Lebanon: Without a President

Lebanon has been without a president since the deadline for the election passed on November 24, 2007. The political bickering continues. A number of foreign initiatives have been launched to resolve the conflict issues but have so far been unsuccessful. The latest is the Arab League initiative, which is in progress this week. Here is a sample of Lebanese bloggers’ reflection about the presidential vacuum and about the resulting political situation.

To resolve the standoff, Beirut Letter suggested a parliamentary re–election that will bring new representatives who will recreate the governing bodies including that of the presidency:

Maybe what we need now are new elections. After all, that was what the opposition was calling for over a year ago. Given the impasse we are in, maybe it is finally time to consider it seriously and this time we can use the electoral law proposed by the national committee last year. Then everyone can stop talking about illegitimate majorities and focus on finding a solution for all of Lebanon.

Doubting the effectiveness and the outcome of the latest Arab initiative, Bilad el Sham predicts that it will not be successful and that it will end up a failure just like its predecessors:

Mark my words, the wonderful Arab initiative will follow the same pattern as all the others: the over-enthusiastic embrace (currently); the ‘unprecedented’ visit (again); the postponement of the previously hailed unprecedented visit (again); more of same; the declaration of the success of the Arab Initiative; the mutual recrimination and laying of blame for its failure…..Incipit the next European initiative.

Marxist from Lebanon discusses the presidency itself by elaborating its historical as well as its current constitutional powers. He explains how these powers were reduced by the Taif Agreement which ended the civil war in Lebanon in 1989. He makes the point that the issue of presidential election is just the tip of the iceberg and that there are deeper problems which will not be resolved by electing a president:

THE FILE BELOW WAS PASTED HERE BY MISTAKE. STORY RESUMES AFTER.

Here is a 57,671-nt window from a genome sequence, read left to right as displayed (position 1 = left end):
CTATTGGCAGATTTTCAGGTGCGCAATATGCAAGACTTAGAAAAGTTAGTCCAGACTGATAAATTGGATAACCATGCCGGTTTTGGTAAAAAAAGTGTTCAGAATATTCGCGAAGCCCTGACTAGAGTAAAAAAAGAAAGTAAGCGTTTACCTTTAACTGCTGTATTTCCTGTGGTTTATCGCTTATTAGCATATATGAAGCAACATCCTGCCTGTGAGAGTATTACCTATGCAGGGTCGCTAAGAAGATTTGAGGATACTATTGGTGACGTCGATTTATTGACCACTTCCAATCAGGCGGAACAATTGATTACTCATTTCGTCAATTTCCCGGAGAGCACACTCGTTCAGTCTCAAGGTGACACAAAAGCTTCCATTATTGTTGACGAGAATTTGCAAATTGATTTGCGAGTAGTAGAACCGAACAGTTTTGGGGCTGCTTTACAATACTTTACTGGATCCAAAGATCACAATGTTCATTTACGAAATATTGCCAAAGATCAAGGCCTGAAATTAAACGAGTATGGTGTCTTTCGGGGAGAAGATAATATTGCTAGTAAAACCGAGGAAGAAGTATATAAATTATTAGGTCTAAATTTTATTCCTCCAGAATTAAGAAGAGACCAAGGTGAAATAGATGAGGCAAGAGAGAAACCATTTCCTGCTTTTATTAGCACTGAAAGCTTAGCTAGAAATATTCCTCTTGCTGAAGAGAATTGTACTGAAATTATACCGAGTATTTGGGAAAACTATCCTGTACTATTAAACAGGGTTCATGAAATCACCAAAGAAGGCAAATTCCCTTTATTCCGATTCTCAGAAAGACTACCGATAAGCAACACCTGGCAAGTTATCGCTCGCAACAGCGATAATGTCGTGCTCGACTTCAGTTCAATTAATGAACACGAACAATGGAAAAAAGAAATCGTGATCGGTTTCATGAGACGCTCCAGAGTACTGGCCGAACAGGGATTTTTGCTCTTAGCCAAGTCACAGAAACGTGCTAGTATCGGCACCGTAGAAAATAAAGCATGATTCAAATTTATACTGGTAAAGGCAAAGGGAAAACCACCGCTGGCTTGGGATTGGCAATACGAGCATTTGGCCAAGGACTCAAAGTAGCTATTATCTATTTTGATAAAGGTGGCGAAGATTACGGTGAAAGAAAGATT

The issue is not there still. What can a president do between two coalitions that have crippled the nation for more than a year. Aoun and Harriri Jr. seem more powerful than the future elected president. The president might develop schizo syndromes to keep both sides satisfied. In fact, such a president, amidst two giants, is nothing. He is just a pebble, and the battle between both coalitions remains active. So, again, what is the fuss over the president? We have been without a president for weeks and weeks. Who needs a president again? (other than the greedy politicians!!!!) We all know that the presidential chair is not the way out from this deadlock because all the current political parties are greedy for power at the Proletariat’s expense.

Beirut to Beltway states and discusses the Arab League’s initiative. He writes about the problems that may face this initiative:

But the devil is in the details. Syria can say it backs this plan, but we're still stuck as to how the election will be carried out. The opposition does not recognize the constitutionality of the Lebanese cabinet, which has forwarded a proposal to amend the constitution, enabling the election of the army general. Hizbullah's media machine has been portraying the prime minister as an American agent. Nasrallah in his latest media outing gave Siniora 10 days before an anti-government plan is implemented, a plan that reportedly does not have the approval of his buddies in the opposition.

Jeha’s Nail looks at all political parties in the country as a whole and declares that they have accomplished nothing the past three years:

… And what do all the parties involved have to show for all their efforts since 2005? Nothing. They are all bankrupt…

Lebanon Update also wrote about the Arab League’s initiative, explaining that it proposes to return to the presidency some of the political powers it lost in the Taif:

This solution will give the president much more power and basically overthrows the Taif Agreement, something that March 8 was considering recently, while March 14 has always vehemently opposed any change to Taif. Now, however, March 14 is fully behind the proposal of the Arab League, possibly because they got the candidate it wanted, namely general Michel Suleiman. They must feel confident he is on their side.

This is a just a snapshot of the situation in Lebanon without presidency. Check back next week for more.

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